You are currently viewing Occult (2009) – Koji Shiraishi and the conceptual curse

Occult (2009) – Koji Shiraishi and the conceptual curse

The movie starts out by introducing us to an incident, where several people are attacked at a seaside walking path. This seems to have profound effects on the survivors, as well as the next of kin, of the people who were killed. Early on there are connections made, to the supernatural, and the documentary crew that we follow through the film research into this topic, along with one of the survivors, to see if they can make any sense of it all.

The survivor that we (and the documentary crew) follow through the film, Shohei Eno, begins to experience a vision that he thinks is connected with the attack.
We, through the documentary crew, delve into the research of the incident, Japanese deities, spirits, as well as the mental struggles of Shohei, as he tries to get on with his life as a day-laborer in japan.

Throughout the film, the soundscape is driving a feeling of unbelief, desperation, mania, and unnaturalness that I think is strangely fitting, even when we follow Shohei into a 1 yen shop to see what groceries he buys. (A day-laborer in Japan, has to be very particular about what he can afford.)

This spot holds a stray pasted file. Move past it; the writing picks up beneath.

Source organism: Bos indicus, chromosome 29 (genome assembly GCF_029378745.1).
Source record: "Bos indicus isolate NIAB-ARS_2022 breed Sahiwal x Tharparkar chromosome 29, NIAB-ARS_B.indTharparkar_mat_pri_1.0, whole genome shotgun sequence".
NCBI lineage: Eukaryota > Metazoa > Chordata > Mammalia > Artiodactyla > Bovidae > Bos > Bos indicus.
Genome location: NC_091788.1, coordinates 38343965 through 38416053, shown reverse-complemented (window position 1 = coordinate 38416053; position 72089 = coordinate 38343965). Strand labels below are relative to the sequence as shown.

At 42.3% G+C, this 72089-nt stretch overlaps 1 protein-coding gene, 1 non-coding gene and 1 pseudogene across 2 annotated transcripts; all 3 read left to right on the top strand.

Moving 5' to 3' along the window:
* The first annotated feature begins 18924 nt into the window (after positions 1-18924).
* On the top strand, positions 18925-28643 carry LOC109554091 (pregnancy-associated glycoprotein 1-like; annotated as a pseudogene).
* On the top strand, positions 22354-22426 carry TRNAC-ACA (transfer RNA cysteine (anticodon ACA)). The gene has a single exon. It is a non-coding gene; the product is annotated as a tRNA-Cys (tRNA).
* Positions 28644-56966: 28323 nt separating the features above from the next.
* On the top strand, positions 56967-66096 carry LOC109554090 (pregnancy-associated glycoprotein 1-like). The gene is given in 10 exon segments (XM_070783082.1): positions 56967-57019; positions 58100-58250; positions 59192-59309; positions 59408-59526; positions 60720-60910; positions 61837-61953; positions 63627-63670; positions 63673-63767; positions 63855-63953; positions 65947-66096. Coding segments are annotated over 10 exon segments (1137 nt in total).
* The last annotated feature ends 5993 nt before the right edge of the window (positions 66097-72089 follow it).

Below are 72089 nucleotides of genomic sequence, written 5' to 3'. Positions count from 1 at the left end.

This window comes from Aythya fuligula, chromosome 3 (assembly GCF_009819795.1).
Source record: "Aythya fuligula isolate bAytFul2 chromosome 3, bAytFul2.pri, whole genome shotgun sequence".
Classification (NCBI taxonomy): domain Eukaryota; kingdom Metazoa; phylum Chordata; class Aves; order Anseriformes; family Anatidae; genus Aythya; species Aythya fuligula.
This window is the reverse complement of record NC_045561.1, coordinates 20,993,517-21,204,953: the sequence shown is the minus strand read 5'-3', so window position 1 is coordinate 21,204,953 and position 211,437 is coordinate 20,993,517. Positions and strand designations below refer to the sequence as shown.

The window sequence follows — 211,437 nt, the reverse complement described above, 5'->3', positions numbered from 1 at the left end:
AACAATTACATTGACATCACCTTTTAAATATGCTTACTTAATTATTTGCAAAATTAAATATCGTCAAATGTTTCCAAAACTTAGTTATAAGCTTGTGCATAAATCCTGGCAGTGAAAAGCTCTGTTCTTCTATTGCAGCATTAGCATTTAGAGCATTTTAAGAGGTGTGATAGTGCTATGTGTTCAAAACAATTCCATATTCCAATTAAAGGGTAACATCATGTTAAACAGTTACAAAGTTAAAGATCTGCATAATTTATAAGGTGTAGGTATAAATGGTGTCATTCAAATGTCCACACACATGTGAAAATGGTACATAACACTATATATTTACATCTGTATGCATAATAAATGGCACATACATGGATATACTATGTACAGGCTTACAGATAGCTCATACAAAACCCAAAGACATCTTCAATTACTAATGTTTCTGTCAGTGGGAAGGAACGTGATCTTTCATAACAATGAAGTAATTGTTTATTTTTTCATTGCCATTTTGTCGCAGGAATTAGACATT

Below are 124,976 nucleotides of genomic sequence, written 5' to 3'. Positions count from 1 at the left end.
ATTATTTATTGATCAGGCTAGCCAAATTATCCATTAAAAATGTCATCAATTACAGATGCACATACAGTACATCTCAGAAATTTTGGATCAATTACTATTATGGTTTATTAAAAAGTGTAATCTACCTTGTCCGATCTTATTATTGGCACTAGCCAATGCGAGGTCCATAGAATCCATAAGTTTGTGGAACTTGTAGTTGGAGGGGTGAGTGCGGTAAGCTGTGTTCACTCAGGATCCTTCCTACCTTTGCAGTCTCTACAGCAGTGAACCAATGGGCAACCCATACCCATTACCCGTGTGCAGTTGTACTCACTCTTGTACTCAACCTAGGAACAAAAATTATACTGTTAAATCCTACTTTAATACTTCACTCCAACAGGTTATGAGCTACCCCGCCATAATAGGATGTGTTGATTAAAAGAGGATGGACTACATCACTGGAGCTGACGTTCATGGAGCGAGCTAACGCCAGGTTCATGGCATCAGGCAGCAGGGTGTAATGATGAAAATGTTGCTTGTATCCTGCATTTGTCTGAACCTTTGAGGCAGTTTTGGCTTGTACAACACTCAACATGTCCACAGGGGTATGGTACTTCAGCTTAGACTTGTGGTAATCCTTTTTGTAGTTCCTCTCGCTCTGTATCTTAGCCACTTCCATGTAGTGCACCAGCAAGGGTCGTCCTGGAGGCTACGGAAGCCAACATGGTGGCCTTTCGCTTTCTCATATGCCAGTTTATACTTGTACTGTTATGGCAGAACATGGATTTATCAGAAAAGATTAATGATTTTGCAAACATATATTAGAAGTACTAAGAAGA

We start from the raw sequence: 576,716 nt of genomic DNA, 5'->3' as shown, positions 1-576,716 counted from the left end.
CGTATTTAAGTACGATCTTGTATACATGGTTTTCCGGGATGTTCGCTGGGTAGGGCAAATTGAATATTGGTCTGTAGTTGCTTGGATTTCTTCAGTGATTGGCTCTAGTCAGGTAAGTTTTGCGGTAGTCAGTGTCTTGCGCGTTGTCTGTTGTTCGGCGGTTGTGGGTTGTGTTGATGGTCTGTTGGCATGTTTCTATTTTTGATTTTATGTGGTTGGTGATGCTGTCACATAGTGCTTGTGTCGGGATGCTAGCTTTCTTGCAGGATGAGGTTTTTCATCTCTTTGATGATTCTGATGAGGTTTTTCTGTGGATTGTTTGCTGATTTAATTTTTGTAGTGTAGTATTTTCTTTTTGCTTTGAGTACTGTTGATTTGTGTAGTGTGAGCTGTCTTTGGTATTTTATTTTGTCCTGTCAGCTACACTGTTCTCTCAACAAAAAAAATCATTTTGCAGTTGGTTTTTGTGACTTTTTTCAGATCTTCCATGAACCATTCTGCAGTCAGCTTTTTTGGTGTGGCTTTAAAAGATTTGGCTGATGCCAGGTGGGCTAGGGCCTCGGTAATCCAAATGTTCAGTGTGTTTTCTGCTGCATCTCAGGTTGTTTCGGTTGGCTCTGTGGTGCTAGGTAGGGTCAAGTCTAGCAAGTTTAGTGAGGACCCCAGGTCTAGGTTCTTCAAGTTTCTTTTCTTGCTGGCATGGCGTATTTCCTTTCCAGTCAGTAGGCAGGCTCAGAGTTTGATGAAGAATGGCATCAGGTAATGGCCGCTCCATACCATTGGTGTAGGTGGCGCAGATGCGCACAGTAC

It delivers an interesting and saddening view into the lives of the poorer unemployed population, be that accidental or on purpose I cannot say.

As we follow Shohei through his struggles with finding a job for the day, being given a few yen by the documentary crew, them giving him a camera to film himself throughout the day, we also notice his seeming descent into what I can only call, utter madness.

But is he mad? Or are we being given glimpses into the mind and worldview of someone who has been touched by a deity or spirit?

The ending of the movie presents us with quite a moral dilemma.
If you believe in a deity, that sends you on a quest.
Should you give in, and perform it no matter what?
Or should you question it?

Would you be able to question it, if you believe said deity is present and talking to you?

I don’t really connect emotionally with this, or indeed any film, and I can’t say if this film is scary to other people, but I think it might be?
Depending obviously on your own tolerances towards horror and what you find scary.

In conclusion, I’d say that this film is certainly worth a watch, as is any film by Koji Shiraishi.

I give it 8/10 salty bananas!


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